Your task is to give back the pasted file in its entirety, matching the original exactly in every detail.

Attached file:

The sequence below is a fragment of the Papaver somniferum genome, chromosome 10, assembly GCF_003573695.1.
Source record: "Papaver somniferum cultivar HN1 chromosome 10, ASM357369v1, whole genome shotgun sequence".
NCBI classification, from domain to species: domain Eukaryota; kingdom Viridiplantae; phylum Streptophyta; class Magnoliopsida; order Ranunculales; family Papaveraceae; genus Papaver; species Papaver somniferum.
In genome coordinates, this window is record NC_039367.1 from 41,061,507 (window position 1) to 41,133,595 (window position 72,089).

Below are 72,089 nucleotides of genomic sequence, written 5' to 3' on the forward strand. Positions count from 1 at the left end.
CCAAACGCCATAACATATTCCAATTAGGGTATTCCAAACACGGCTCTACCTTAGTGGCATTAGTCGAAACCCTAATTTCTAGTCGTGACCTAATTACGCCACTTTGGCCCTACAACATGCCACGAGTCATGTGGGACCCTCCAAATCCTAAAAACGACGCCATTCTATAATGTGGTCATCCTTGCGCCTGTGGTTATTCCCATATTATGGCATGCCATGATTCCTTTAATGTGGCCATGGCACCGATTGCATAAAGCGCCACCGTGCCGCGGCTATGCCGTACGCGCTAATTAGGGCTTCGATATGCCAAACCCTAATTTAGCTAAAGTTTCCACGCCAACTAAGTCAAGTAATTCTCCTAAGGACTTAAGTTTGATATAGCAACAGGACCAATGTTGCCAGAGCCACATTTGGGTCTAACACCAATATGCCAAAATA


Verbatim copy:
The sequence below is a fragment of the Papaver somniferum genome, chromosome 10, assembly GCF_003573695.1.
Source record: "Papaver somniferum cultivar HN1 chromosome 10, ASM357369v1, whole genome shotgun sequence".
NCBI classification, from domain to species: domain Eukaryota; kingdom Viridiplantae; phylum Streptophyta; class Magnoliopsida; order Ranunculales; family Papaveraceae; genus Papaver; species Papaver somniferum.
In genome coordinates, this window is record NC_039367.1 from 41,061,507 (window position 1) to 41,133,595 (window position 72,089).

Below are 72,089 nucleotides of genomic sequence, written 5' to 3' on the forward strand. Positions count from 1 at the left end.
CCAAACGCCATAACATATTCCAATTAGGGTATTCCAAACACGGCTCTACCTTAGTGGCATTAGTCGAAACCCTAATTTCTAGTCGTGACCTAATTACGCCACTTTGGCCCTACAACATGCCACGAGTCATGTGGGACCCTCCAAATCCTAAAAACGACGCCATTCTATAATGTGGTCATCCTTGCGCCTGTGGTTATTCCCATATTATGGCATGCCATGATTCCTTTAATGTGGCCATGGCACCGATTGCATAAAGCGCCACCGTGCCGCGGCTATGCCGTACGCGCTAATTAGGGCTTCGATATGCCAAACCCTAATTTAGCTAAAGTTTCCACGCCAACTAAGTCAAGTAATTCTCCTAAGGACTTAAGTTTGATATAGCAACAGGACCAATGTTGCCAGAGCCACATTTGGGTCTAACACCAATATGCCAAAATA